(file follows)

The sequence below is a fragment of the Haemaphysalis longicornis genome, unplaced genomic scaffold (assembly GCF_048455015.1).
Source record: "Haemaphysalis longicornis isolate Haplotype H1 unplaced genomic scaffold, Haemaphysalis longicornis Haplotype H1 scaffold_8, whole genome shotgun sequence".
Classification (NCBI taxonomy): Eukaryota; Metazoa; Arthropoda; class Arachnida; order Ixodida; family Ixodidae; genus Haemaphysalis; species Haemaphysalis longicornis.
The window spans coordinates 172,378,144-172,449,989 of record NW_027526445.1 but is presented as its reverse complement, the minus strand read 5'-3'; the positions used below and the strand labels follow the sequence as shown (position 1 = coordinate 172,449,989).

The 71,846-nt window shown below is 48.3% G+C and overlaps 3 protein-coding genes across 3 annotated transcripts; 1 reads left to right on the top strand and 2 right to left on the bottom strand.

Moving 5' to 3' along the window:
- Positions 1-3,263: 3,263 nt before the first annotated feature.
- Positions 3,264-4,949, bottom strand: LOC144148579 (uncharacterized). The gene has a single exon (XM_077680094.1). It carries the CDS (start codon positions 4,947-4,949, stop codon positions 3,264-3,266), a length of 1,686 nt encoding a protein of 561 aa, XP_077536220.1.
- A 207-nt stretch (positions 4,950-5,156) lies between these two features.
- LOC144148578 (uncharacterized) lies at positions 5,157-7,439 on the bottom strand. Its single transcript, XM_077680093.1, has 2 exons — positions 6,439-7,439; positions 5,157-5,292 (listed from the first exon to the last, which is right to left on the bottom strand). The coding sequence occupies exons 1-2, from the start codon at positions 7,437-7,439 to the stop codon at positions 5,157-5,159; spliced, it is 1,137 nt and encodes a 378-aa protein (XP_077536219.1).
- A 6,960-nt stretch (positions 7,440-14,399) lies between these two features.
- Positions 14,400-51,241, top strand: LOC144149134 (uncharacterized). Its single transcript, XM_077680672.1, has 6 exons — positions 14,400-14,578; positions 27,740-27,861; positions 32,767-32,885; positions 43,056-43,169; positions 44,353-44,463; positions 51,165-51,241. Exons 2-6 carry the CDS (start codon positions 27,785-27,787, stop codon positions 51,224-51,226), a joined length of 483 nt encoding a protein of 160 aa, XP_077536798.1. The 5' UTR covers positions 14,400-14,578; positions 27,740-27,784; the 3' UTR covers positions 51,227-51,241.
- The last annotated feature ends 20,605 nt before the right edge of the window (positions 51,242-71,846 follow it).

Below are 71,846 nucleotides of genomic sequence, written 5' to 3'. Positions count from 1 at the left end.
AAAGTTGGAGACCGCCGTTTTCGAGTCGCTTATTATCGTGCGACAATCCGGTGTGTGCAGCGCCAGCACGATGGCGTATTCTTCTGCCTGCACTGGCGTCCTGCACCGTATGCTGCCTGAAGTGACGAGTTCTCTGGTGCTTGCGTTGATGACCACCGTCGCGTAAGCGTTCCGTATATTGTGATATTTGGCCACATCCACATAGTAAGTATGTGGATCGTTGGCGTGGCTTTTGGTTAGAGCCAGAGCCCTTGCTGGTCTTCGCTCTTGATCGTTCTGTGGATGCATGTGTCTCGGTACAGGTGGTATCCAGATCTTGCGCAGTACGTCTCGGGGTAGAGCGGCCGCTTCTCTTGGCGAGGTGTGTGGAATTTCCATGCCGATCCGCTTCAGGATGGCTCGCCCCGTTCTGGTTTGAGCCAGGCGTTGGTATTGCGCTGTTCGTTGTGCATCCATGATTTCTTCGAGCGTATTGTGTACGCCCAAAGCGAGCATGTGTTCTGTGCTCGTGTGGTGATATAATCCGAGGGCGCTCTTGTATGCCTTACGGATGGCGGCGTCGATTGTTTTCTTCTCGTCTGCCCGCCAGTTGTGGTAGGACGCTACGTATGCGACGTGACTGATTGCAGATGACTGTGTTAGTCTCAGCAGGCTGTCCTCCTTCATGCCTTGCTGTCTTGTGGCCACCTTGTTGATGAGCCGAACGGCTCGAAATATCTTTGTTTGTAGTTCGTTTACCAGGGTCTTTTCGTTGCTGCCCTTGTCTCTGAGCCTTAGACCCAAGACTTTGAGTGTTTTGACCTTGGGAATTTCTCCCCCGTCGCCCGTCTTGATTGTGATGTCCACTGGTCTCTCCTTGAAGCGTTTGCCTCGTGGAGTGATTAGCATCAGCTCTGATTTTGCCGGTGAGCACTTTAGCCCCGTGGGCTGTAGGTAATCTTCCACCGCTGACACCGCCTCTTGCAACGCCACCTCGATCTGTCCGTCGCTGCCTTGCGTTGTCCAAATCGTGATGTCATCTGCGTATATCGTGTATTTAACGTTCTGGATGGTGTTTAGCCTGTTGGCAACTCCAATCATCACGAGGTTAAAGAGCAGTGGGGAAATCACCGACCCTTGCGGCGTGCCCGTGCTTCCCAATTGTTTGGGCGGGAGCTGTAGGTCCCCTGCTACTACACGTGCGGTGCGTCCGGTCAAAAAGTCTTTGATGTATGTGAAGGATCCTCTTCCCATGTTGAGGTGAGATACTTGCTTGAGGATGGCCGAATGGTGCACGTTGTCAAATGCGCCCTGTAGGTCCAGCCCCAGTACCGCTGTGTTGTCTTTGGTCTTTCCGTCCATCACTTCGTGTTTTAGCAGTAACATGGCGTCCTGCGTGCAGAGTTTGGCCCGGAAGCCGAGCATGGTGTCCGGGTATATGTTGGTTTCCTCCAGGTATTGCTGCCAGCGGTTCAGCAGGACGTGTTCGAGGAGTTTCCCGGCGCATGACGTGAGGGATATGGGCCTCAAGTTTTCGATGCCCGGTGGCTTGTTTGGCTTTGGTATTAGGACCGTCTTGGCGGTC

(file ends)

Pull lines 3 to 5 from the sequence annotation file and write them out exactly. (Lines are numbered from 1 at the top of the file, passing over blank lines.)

Classification (NCBI taxonomy): Eukaryota; Metazoa; Arthropoda; class Arachnida; order Ixodida; family Ixodidae; genus Haemaphysalis; species Haemaphysalis longicornis.
The window spans coordinates 172,378,144-172,449,989 of record NW_027526445.1 but is presented as its reverse complement, the minus strand read 5'-3'; the positions used below and the strand labels follow the sequence as shown (position 1 = coordinate 172,449,989).

The 71,846-nt window shown below is 48.3% G+C and overlaps 3 protein-coding genes across 3 annotated transcripts; 1 reads left to right on the top strand and 2 right to left on the bottom strand.